Boxer Ridhwan ready to punch above his weight in pro debut
Boxer Ridhwan set to make his pro debut in boxing-mad Cebu tonight
For the past two months, he has been living in a cramped dormitory in Cebu alongside dozens of aspiring young Filipino fighters.
All to achieve his dream of turning professional.
Tonight, former Singapore amateur boxer Ridhwan Ahmad will do just that, when he steps into the ring at the Waterfront Cebu City Hotel and Casino to take on local upstart Melchor Roda on the undercard of Pinoy Pride 35 - the Philippines' biggest boxing event.
The event has grown so big that it has even been held in the United States and Dubai.
Heavy-hitter Roda is only 18, but already has three fights under his belt, winning all by knockout.
Ridhwan, who won bronze medals at three successive SEA Games (2011, 2013, 2015), is 10 years his senior but will be making his professional debut.
"My opponent is under the same promoter as me, ALA Promotions (after Antonio Lopez Aldeguer, a promoter nicknamed "Godfather of Philippine boxing", who created Pinoy Pride)," Ridhwan told The New Paper yesterday.
"(Roda) has never fought beyond two rounds. Boxers with such power in their hands, like him, tend to rely on just that in the fight, so I expect him to come forward and make it a rough fight for me.
"He will probably try to knock me out in the first two rounds."
Ridhwan is confident the training he has been going through over the last two months, and during a coaching course in Budapest last year, will put him in good stead for the four-round fight.
The Nanyang Polytechnic graduate, however, has found it tough to cope with the hype surrounding Pinoy Pride in the boxing-mad country.
The boxers have constantly been under the spotlight as the promoters try to build interest for fight night, and he has had to attend various press conferences and take part in public sparring sessions.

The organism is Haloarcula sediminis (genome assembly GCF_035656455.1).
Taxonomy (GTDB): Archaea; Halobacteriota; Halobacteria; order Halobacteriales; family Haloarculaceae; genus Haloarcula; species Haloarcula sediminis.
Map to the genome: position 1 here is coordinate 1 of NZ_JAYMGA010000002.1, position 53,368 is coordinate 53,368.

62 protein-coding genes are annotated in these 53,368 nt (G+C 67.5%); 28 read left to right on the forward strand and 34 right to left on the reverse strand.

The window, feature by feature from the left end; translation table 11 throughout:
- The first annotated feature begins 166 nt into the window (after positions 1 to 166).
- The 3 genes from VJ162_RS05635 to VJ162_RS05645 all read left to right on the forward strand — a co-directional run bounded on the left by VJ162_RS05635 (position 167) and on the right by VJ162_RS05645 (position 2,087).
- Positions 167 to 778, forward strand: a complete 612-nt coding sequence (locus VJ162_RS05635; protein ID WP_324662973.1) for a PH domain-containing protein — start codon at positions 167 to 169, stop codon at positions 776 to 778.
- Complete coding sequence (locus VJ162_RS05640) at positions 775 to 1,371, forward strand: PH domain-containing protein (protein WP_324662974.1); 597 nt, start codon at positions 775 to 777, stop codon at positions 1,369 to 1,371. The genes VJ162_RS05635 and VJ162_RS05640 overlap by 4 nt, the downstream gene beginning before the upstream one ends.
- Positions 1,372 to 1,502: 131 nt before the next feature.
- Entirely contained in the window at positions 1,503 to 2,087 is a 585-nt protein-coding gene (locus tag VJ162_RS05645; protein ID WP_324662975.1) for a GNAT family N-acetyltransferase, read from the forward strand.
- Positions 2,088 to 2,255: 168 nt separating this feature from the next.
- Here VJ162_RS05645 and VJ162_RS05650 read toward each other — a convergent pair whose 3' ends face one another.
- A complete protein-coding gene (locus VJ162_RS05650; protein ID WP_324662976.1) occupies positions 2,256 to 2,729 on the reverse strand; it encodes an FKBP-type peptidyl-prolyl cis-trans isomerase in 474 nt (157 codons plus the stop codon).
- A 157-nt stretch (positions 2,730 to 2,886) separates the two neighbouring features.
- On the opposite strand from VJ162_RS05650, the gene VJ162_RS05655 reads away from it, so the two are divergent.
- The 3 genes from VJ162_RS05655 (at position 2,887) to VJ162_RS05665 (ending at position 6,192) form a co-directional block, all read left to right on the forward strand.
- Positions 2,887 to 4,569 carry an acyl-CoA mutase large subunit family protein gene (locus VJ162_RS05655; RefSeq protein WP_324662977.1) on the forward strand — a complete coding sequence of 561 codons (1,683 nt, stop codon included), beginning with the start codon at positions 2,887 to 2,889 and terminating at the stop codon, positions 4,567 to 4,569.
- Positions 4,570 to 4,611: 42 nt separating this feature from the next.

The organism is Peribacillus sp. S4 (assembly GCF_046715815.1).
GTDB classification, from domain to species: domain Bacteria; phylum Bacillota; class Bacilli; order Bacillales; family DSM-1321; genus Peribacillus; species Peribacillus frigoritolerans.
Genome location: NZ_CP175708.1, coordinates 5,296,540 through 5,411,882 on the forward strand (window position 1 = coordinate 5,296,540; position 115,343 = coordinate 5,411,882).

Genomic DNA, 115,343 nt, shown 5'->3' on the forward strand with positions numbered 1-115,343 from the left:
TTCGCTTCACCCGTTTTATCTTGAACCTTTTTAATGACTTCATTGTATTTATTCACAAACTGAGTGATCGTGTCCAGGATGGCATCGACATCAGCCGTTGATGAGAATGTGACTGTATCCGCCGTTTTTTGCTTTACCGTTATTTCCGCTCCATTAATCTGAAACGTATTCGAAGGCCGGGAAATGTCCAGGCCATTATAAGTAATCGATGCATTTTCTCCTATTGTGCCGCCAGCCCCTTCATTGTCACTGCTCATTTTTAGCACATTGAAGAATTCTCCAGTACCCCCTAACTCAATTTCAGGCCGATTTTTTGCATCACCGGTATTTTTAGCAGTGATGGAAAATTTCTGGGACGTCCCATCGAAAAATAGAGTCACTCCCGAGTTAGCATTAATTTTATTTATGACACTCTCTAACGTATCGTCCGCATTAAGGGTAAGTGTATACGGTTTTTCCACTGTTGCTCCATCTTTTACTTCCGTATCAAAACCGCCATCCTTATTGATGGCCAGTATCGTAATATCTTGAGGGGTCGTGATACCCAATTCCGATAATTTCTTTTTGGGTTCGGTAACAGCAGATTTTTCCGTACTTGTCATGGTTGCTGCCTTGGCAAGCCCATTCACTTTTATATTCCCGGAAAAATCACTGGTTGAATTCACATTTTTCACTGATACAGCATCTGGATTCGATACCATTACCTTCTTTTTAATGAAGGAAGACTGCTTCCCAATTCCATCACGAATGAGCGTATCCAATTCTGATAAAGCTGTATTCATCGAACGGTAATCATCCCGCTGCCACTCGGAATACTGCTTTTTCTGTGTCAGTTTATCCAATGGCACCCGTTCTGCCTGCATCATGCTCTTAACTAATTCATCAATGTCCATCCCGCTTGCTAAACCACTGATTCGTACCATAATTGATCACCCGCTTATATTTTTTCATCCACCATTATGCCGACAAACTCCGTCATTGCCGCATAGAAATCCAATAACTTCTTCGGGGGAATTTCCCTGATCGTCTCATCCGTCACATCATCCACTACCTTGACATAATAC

"The past few weeks have been hard for me," he said.
"Sometimes I feel like I'm part of a reality show and, if I show any weakness, I will lose.
"But I knew I had to go through the hard yards and now is the easy part, the fight. Anyway, I'm honoured to be part of (the public sparring sessions), going up against seasoned professionals.
"It's a good learning experience and it gives me more confidence and self belief to perform in front of a crowd."
Thousands are expected to flock to the event tonight.
Even in Ridhwan's two "trial" fights at the ALA gym to determine his standard in December, over 700 people turned up.
At times over the past few weeks he has wondered if he was out of his depth.
"For a while, I was quite nervous," he recalled. "But I told my mum about it and then she sent me a few long messages to remind me again what I'm capable of. After that, strangely, I felt really calm. All the way until now.
"I don't know what I'd do without her."
The Sugar Ray Leonard fan doesn't stand to earn a whole lot tonight.
After taking into account the cost of medical check-ups, a CT scan and provisions like bandages and wraps, Ridhwan will likely make a profit of just over $300. But, as he has said before, it is not about the money.
"My aim is to be the first professional boxer from Singapore who can make a significant mark, at least on the Asian scene, and help grow our local scene," he said.
"I'm calm, I'm ready, and I hope I can fly the Singapore flag high."